Ernst trusts Roger enough to let him stay with his family, and Rogerrepays him by sleeping with his wife. This also puts Helene in an awkwardsituation. She is forced to deal with hiding the truth from her son, too. Despite the awkward conditions the two manage to continue with their passionateinterludes. The atmosphere advances the plot in that Roger uses the home as abase and continues experiencing the various aspects of America and women whilealways returning to the room located next to Helene and Ernsts.

    Atkinsapartment in New York is a setting that the author first introduces at Joesparty, but is not an intricate part of the novel until close to the end. StrodeAtkins offers Irving a key to the apartment as a refuge for the young man. Irving takes Helene to the apartment. They sleep together and spend a night outon the town. This setting is used as a conflict point between Irving and Rogerand between Roger and Helene. Roger is angry that Irving took Helene to New Yorknot because he was worried for her safety but because he was jealous and angry.

    He traveled all the way to New York to catch them at the apartment, but did notplan what hed do. He instantly becomes angry with Irving, wanting to pounceon him, but is stopped by Helene. Irving comments, “Im not only a coward,Im also a liar and a thief and I value worldly success too much. . .

    In anyevent sticks and stones may break my bones, only were agreed sticks andstones are out, and words will never hurt me, no words youre likely to thinkof uttering anyhow. . . (182). ” Robert also faces a confrontation with Helene.

    She asks him to go away, and tells him she has never felt the same kind of lovefor him that she has felt for her. This is a good setting for this to occurbecause no one else is around to stop the dispute. This is a good setting forAmis to use for a final battle between Irving and Roger, fairly neutral ground. 7. Plot Synopsis The novel begins before an evening party at the estate of JoeDerlanger. Roger Micheldene and Joe are discussing the guests what will arriveshortly.

    Here the author sets the scene as being relaxed and nonconfrontational. In the initial scenes the reader is acquainted with most of thenovels characters. Also the reader learns Roger is only in the United Statesfor sixteen days. He hadnt seen Helene for nearly eighteen months. The pastbegins to unravel at Joes party. Roger remembers the last time he tried tomake “verbal love” to Helene, and how Arthur interrupted them.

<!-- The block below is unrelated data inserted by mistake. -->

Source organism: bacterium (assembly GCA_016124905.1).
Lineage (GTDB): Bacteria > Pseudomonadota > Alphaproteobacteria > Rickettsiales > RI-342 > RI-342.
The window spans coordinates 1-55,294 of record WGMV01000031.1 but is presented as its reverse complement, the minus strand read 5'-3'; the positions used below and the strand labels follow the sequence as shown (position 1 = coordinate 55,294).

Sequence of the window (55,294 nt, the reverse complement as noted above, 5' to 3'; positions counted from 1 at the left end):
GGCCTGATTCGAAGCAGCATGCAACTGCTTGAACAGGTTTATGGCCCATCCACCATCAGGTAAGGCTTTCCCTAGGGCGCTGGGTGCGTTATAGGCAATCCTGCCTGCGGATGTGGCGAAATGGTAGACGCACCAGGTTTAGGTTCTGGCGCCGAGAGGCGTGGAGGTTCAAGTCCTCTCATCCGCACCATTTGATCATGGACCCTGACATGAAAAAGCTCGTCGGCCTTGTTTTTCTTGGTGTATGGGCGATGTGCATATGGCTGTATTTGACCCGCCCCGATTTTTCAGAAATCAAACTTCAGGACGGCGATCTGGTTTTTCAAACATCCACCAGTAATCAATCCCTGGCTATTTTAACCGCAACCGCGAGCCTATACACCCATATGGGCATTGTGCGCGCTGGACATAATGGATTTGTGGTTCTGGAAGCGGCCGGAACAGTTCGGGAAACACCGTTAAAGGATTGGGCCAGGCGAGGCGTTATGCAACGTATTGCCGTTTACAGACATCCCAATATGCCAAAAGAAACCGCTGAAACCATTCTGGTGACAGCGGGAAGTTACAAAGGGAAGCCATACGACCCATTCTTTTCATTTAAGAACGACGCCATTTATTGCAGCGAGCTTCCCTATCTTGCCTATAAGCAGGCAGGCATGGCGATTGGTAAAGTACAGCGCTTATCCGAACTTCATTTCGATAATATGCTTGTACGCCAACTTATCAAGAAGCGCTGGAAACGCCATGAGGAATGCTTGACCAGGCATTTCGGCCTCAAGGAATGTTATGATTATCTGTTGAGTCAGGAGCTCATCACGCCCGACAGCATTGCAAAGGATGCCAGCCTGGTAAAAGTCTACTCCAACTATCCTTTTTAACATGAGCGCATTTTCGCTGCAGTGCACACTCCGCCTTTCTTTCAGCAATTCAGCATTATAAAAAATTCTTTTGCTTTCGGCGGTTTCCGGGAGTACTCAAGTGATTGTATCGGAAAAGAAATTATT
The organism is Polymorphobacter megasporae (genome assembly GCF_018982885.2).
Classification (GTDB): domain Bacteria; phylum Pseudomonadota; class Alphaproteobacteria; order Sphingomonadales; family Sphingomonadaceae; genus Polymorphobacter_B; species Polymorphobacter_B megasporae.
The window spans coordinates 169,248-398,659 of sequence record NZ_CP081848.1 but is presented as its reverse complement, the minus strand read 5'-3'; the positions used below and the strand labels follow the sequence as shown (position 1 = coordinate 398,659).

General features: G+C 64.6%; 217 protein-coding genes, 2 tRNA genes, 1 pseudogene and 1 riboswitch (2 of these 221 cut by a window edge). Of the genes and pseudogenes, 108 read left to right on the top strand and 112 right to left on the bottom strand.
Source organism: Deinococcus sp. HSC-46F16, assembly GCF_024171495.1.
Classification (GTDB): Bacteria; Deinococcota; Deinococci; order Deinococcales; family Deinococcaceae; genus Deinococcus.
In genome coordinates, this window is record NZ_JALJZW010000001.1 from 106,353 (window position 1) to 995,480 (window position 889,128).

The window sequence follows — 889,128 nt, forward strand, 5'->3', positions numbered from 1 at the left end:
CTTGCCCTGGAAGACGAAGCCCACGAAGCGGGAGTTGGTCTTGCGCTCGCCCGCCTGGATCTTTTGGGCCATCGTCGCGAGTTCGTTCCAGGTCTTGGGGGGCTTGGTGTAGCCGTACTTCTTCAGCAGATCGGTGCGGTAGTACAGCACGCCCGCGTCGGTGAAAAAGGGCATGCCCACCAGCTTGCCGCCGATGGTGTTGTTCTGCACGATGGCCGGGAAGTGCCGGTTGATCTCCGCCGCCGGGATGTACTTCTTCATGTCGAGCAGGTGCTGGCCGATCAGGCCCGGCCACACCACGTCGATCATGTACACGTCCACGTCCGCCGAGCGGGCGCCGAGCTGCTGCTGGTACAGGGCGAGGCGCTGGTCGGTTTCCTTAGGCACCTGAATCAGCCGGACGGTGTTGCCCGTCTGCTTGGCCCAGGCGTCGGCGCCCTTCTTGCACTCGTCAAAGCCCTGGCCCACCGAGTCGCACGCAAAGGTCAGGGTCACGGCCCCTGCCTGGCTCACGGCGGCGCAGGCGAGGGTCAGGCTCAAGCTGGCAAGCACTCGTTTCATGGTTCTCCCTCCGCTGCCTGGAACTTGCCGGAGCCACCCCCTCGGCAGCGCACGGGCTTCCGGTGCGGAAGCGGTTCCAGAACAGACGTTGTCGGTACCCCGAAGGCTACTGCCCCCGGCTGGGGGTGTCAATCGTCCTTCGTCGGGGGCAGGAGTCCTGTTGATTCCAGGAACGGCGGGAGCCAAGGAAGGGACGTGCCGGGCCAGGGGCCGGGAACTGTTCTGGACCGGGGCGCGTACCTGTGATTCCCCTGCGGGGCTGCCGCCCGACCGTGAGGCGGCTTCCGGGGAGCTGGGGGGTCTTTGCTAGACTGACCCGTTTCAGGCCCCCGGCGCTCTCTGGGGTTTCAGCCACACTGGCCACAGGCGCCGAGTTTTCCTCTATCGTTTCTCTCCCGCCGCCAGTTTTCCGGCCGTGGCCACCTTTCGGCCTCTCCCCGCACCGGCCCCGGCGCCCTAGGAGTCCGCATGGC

The groupthen decides to go swimming. Roger is too embarrassed of his obesity to swimwith the others. Instead he sits neat the side of the pool and tries to enjoythe Helenes physical appearance. After dinner that evening, he has a chanceto speak with Helene while the group is playing a game and she gives him herphone number. Less than an hour later Roger is attracted to Mollie Atkins andsets up a place to rendezvous with her, too. Roger goes to the Helenes homeand the two carry on their affair (56).

    She eventually walks away from his lapwith the excuse that she has a telephone call to make. She then works in thekitchen and tells Roger no more can happen that day because Arthur will be homefrom school soon. Roger says outright, “Lets go to bed. ” She says nobecause its Halloween and the school will probably let out early. The readeris given a new look at Roger.

    He is not simply upset with the fact Arthur willbe home early, but with the fact Helene did not tell him this earlier. He isupset that he spent the whole day with her and traveled all the way to her homethinking that theyd “go to bed” but thinks the entire day was a waste ofhis time because they did not. This shows Roger is not solely interested inspending time with Helene, but in receiving sexual pleasure. Arthur then returnshome, followed by Ernst. The tension between Arthur and Roger is evident duringtheir initial conversation and the Scrabble game that the two play together. Roger is so upset that he could not carry out his plans with Helene and dislikesArthur to the point that he calls Mollie Atkins and sets a time for them tomeet.

    They met at Mollies shop and then ventured into a forest to be alone. They have a picnic and “sleep together” on the grass. Mollie tells Roger howdissatisfied she is with her marriage, but that she stays with him because shehas no money or skills (84). While theyre making love Roger is disturbed bythe turtles that are watching them. The next day he travels to Budweiser andspeaks with Father Colgate. There his entire plan is to trick the father intotelling him all about his religious beliefs and then scrutinize them.

    As a trueEnglishman Roger states he is from the Roman Catholic Church. The conflict thattook place between the two was rather large and not subdues until Irving steppedin and told Roger that he, Roger, is too scripted in his thoughts andconversations. After overhearing the conversation between Roger and the fatherIrving states, “pretty competent, sir, but overly scripted, wouldnt yousay? A little lacking in spontaneity? (92)” Roger then regretfully confrontedIrving and was sidetracked. Once again, Irving is Rogers adversary.